Heat Transfer Analysis

Fares Al Rwaihy

May 16, 2023



This series of blog posts aims to compare the hand calculation and numerical simulation techniques through technical softwares

4 min read

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Heat transfer is an important aspect of many engineering applications, ranging from electronic cooling to thermal management in buildings. Accurately predicting heat transfer rates and temperatures is crucial for optimizing system performance and ensuring reliability.


The main objective of this series of blog posts is to compare hand calculation and numerical simulation techniques in heat transfer. We will discuss the role of technical software, such as finite element analysis (FEA), in accurately simulating complex heat transfer phenomena. By the end of this blog, readers will have a deeper understanding of heat transfer and the techniques used to analyze and optimize heat transfer systems.


Heat transfer is the exchange of thermal energy between physicals systems. A physical system is a region of space bounded by a closed surface and filled with a physical substance (medium) which could be a solid, liquid, or gaseous.

However, the amount of heat transferred through a cross section are (A) at moment (t) is defined as following:

IQ(t)=limΔt0(ΔQΔt)[W]I_Q\left(t\right)\:=\:\lim _{\Delta t\to 0}\left(\frac{\Delta Q}{\Delta t}\right)\:\left[W\right]

In case of Steady-State heat transfer the amount of heat intensity remains constant along the cross section are (A). Furthermore in order for the heat to be transferred, three modes of transforming which are Conduction, Convection, and Radiation.

**Conduction and Convection can be only released, if the transfer space is filled with a medium which is not necessary for radiation which could be transferred in a vacuum

Steady-State thermal conduction

Thermal conduction equation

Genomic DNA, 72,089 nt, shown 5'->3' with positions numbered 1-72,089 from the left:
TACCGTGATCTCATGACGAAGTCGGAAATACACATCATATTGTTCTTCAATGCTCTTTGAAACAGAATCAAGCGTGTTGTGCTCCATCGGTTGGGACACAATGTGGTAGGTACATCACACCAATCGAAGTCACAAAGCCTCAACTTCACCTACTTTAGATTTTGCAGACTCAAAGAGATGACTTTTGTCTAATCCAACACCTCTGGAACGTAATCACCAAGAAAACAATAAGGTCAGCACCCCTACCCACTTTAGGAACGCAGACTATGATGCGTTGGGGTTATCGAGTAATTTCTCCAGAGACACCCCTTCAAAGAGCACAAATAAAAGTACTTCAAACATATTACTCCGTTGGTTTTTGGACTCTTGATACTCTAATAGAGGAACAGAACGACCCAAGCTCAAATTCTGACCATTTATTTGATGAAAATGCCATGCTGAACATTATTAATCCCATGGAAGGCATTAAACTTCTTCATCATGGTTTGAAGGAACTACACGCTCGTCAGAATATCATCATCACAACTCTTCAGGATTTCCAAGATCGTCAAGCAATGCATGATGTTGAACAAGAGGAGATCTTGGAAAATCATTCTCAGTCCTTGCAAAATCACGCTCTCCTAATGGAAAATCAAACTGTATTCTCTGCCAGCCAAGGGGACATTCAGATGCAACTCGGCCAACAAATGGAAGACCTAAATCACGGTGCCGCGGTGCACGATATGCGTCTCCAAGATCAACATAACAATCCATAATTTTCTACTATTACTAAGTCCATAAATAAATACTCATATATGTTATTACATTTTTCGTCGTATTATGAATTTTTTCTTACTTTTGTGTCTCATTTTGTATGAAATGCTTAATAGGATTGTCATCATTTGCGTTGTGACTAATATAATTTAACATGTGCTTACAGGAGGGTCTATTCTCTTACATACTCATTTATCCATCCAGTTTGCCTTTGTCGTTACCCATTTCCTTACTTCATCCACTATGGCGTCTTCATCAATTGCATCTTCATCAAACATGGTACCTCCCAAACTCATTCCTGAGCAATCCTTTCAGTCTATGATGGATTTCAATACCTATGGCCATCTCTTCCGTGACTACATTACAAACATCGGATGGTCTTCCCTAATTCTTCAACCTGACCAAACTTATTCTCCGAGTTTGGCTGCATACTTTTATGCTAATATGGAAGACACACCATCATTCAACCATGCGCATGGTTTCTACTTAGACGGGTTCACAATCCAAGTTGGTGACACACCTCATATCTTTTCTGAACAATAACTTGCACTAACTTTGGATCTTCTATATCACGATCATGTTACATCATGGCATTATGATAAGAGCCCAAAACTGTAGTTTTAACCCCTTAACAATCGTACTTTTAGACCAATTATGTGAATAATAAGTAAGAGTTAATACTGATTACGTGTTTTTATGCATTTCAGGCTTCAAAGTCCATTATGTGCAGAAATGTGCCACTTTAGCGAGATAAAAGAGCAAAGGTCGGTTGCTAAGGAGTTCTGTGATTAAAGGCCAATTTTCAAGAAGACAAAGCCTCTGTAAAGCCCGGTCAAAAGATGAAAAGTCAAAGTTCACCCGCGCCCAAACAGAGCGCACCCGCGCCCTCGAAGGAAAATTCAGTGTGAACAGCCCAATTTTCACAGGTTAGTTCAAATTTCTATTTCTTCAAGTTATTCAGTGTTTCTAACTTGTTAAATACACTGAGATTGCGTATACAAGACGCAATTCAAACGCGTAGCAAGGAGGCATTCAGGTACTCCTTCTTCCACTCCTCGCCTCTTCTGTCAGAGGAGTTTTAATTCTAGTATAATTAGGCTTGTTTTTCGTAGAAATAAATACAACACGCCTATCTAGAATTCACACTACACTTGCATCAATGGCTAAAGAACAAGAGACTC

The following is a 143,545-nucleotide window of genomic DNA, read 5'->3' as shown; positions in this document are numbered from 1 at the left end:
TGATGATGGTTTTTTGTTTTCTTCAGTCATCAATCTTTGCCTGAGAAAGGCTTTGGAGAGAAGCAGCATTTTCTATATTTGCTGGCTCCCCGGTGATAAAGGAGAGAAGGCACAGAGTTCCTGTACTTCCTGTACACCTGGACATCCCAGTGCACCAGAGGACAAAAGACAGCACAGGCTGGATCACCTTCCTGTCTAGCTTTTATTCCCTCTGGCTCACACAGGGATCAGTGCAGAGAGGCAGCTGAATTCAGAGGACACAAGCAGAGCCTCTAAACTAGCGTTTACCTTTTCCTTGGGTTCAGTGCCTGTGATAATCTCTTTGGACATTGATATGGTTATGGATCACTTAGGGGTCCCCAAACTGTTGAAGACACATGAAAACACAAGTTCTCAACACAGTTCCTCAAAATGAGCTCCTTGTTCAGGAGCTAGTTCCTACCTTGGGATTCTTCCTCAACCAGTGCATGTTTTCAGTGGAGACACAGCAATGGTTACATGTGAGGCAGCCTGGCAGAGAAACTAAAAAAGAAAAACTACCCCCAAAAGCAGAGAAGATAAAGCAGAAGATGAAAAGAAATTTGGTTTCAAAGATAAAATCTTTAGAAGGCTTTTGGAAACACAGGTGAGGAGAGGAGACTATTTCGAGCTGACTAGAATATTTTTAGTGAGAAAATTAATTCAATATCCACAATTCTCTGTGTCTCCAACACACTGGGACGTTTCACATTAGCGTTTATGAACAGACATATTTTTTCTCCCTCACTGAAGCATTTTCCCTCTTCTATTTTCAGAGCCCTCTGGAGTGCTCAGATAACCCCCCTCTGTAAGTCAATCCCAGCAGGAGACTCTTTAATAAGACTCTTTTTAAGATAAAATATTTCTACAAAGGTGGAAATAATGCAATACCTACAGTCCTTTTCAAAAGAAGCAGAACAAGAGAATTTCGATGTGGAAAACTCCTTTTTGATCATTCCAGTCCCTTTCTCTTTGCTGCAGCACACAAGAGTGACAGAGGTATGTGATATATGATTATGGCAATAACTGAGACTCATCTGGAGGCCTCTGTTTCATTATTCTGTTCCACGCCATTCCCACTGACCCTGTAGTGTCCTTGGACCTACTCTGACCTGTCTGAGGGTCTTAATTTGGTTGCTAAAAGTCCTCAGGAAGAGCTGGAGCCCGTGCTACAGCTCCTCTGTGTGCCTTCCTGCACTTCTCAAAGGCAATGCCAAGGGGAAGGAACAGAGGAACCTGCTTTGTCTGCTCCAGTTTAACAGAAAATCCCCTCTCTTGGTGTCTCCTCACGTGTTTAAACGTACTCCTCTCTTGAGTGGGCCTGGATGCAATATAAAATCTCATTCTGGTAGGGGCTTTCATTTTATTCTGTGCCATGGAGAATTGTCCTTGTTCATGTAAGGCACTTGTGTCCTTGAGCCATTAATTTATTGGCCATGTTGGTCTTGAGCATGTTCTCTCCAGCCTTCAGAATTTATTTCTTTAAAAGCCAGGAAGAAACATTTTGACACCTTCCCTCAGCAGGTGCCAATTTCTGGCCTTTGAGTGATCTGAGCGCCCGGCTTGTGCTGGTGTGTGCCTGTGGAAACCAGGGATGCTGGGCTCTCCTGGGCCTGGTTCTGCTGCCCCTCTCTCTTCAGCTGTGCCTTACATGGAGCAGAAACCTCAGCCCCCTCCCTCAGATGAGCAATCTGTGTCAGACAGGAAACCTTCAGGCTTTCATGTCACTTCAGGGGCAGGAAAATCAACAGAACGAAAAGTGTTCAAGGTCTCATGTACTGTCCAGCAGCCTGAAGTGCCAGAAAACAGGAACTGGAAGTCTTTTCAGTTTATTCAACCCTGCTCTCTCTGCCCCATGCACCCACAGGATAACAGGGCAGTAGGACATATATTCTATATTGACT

Heat is transferred from a hotter region of the intervening medium to a colder one through collisions between neighboring objects such as molecules, atoms, or electrons.


It follows this equation

IQ=kAT2T1xI_Q\:=\:-k\cdot \:A\cdot \:\frac{T2-T1}{x}

where k is the thermal conductivity of the intervening medium, thus the thermal resistance R can be introduced

R=xkAthus===>IQR=(T2T1)R\:=\:\frac{x}{k\cdot A}\:thus===>\:I_Q\:\cdot \:R=\:-\left(T2-T1\right)\:

Thermal resistance in series vs parallel

in Series:

ΔT=ΔT1+ΔT2\Delta T\:=\:\Delta T_1+\:\Delta T_2
IQeqReq=IQ1R1+IQ2R2I_{Qeq}\cdot \:\:R_{eq}\:=\:I_{Q1}\cdot \:\:R_1\:+\:I_{Q2}\cdot \:\:R_2

in Parallel:

ΔTeqReq=ΔT1R1+ΔT2R2\frac{\Delta T_{eq}}{R_{eq}}\:=\:\frac{\Delta T_1}{R_1}+\frac{\Delta T_2}{R_2}
UsingΔTeq=ΔT1=ΔT2Using\:\:\Delta T_{eq}\:=\:\Delta T_1=\Delta T_2\:

Steady-State thermal convection

On the other hand, convection is not the transfer of heat within the layers of a material, but rather the transfer of heat between a surface and the surrounding medium through fluid flow.

It follows this equation

IQ=αA(TmT)I_Q\:=\:-\alpha \cdot A\cdot \left(Tm-T\right)

where α is the convection heat transform coefficient of the intervening medium, thus the thermal resistance R can be introduced

Rα=1αAthus===>IQRα=(TmT)R_{\alpha }\:=\:\frac{1}{\alpha \cdot \:A}\:thus===>\:I_Q\:\cdot \:\:R_{\alpha }=\:-\left(Tm-T\right)\:

Steady-State thermal FEA simulation

Problem Setup

The simulation below shows the composite wall of a cold store. The outer layer of the wall is made of structural steel while the inner one is of Aluminum.


To [c]Ti [c]αo [W/k . m^2]αi [W/k . m^2]λ1 [W/m . k]λ2 [W/m . k]A [m^2]x [m]
25 -2 20 1060.5 237.5 100 1

As a result of the analysis, a chart is provided that indicates the variation of temperature with the distance along the wall layers.

Hand Calculation

Total thermal resistance

Req=Rαo+R1+R2+R3+RαiR_{eq}\:=\:R_{\alpha \:o}+R_1+R_2+R_3+\:R_{\alpha \:i}
1α0A+xλ1A+xλ2A+xλ1A+1α1A\frac{1}{\alpha _0\cdot \:A}+\frac{x}{\lambda _1\cdot \:A}+\frac{x}{\lambda _2\cdot A}+\frac{x}{\lambda _1\cdot A}+\frac{1}{\alpha _1\cdot A}
120100+160.5100+1237.5100+160.5100+110100=0.00187[W]\frac{1}{20\cdot 100}+\frac{1}{60.5\cdot 100}+\frac{1}{237.5\cdot 100}+\frac{1}{60.5\cdot 100}+\frac{1}{10\cdot 100}\:=\:0.00187\:\left[W\right]

Heat intensity through the wall

IQReq=(TiTo)I_Q\cdot R_{eq}\:=\:-\:\left(T_i-To\right)

Calculate T1, T2, T3 surface temperature

we will first calculate the temperature drop between the ambient air and the surface of the composite wall, from T0 to T1 then T1 to T2....etc

IQRαo=(T1T0)=T0T1I_Q\cdot \:R_{\alpha o}\:=\:-\:\left(T_1-T_0\right)\:=\:T_0-T_1
T1=T0IQRα0=17.79[C]T_1\:=\:T_0-I_Q\cdot \:R_{\alpha \:0}\:=17.79\:\left[C^{\circ }\right]

Using the same principle

T2=T1IQR1=15.41[C]T_2\:=\:T_1-I_Q\cdot \:R_1\:=15.41\left[C^{\circ }\right]
T3=T2IQR2=14.8[C]T_3\:=\:T_2-I_Q\cdot R_2\:=14.8\:\left[C^{\circ }\right]
T4=T3IQR3=12.42[C]T_4\:=\:T_3-I_Q\cdot R_3\:=12.42\:\left[C^{\circ }\right]


The agreement between the software simulation and hand calculation in predicting temperatures is a significant achievement. It validates the accuracy and reliability of both methods, highlighting the effectiveness of numerical techniques in modeling heat transfer. This convergence of results enhances our understanding of heat transfer mechanisms and supports the practical use of numerical simulations in engineering applications.